Dan Fabulich wrote:
> no ordinary playback will pass any reasonable Turing test.
It seems to me that thsi whole debate becomes a littel cleaarer when stated in terms of the ontological levels of the agents involved.
An example of an ontological level is Searle's old saw about a simulation of a thunderstorm making the inside of the computer wet. I wouldn't expect a simulation of a thunderstorm, or playback thereof, to make the inside of my computer wet. But I WOULD expect it to make any virtual cows in the same simulation virtually wet. The virtual cows and the virtual thunderstorm are on the same ontological level. The virtual cows and thunderstorm are all one level DOWN from the level of the hardware running the simulation, and of the programmer who write the simulation.
Isn't the whole idea of a Turing test that it be done between agents on the same ontological level? When we program a computer to attempt a Turing test we are equipping it with sensors and knowledge about our ontological level, and the ability to communicate to our ontological level. We are, in short, attempting to keep the computer's processing in the same ontological level as the hardware, instead of doing processing in a domain one ontological level down.
>From the view of agents within simulations we create as being one
The framework of ontological levels gives some insights to classical
theological arguments. Aquinas's arguments from First Cause can be
restated to say "Within a given ontological level, there is a first
effect, caused by an agent in a higher ontological level." Anselm's
argument can be characterized as "There is a highest ontological level."
Aquinas and Anselm characterized these statements as proves, but in fact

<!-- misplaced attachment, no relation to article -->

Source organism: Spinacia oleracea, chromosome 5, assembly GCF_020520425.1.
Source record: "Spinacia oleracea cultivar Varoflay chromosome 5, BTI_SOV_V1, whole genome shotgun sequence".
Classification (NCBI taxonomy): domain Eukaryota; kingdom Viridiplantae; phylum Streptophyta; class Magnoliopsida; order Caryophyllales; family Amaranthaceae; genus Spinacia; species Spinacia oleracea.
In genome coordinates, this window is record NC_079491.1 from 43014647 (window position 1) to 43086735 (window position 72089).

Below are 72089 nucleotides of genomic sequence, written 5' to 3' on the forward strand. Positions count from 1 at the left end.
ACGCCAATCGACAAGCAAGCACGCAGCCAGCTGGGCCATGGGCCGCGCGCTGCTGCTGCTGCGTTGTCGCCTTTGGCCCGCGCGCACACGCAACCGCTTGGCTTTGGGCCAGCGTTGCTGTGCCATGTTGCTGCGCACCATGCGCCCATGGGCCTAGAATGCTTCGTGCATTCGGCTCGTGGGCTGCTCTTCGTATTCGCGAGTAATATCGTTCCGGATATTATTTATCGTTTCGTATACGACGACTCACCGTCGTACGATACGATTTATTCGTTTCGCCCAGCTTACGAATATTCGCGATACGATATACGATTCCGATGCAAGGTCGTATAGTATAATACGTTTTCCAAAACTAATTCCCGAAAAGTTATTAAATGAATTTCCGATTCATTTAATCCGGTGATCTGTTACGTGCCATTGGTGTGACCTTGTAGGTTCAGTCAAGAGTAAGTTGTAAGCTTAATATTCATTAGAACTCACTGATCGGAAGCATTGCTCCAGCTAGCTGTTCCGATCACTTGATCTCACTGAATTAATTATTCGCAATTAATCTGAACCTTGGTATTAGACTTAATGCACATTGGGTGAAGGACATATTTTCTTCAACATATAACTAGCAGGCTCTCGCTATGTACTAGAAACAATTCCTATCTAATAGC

they are statements, which, if both proven, would serve as a prove for
the existance of God.
ontological level down, we can imagine the agents that are one ontological level UP fomr us. Some theologians call them Gods.
The framework of ontological levels gives some insights to classical theological arguments. Aquinas's arguments from First Cause can be restated to say "Within a given ontological level, there is a first effect, caused by an agent in a higher ontological level." Anselm's argument can be characterized as "There is a highest ontological level." Aquinas and Anselm characterized these statements as proves, but in fact they are statements, which, if both proven, would serve as a prove for the existance of God.
Returning to the point of this thread, the framework of ontological levels sheds some light on the problem of the computability of consciousness, especially as regards the consciousness of playbacks of conscious agents.
Consciousness is a label assigned by one agent to another. Postulate an ontological level containing two agents, each of whom believe the other to be conscious. Let them make a recording of their interactions, to the greatest level of detail their environment allows, to their analog of the Heisenberg limit. Let one of them program a simulation, containing two other agents. Neither of the first two agents believes that either of the agents in the simulation is conscious.
>From OUR point of view, one ontological level up form these agents,
neither seems conscious. Both are, from our point of view, completely deterministic, and we see no menanigful distinction between them and their recording.
>From THEIR point of view however, the recording seems dramatically less
conscious then they are. Both agents in the original level would pass Turing tests adminstered by the other. Neither of the agents in the recording would pass a Turing test adminitstered by agents from the original level.
Playbacks are all one ontological level down from the original matieriel, from the point of view of agents within the original matieriel. From the point of view of agents one ontological level UP form the original matieriel, a playback and the original would be on the same level. Similarly, could a being on the original meaningfully distinguish an agent one level up from a recording of an agent one level up?
I may be running in a simulation right now. The beings that created the simulation are one level above me. I may create a simulation. The beings within that simulation are one level below me. From my point of view, a "playback" of a human being is at the same ontological level as a simulation I write.
Tangent: How about an "Inverse Turing Test"? Where we try to write a computer program that can distinguish humans from computers? :)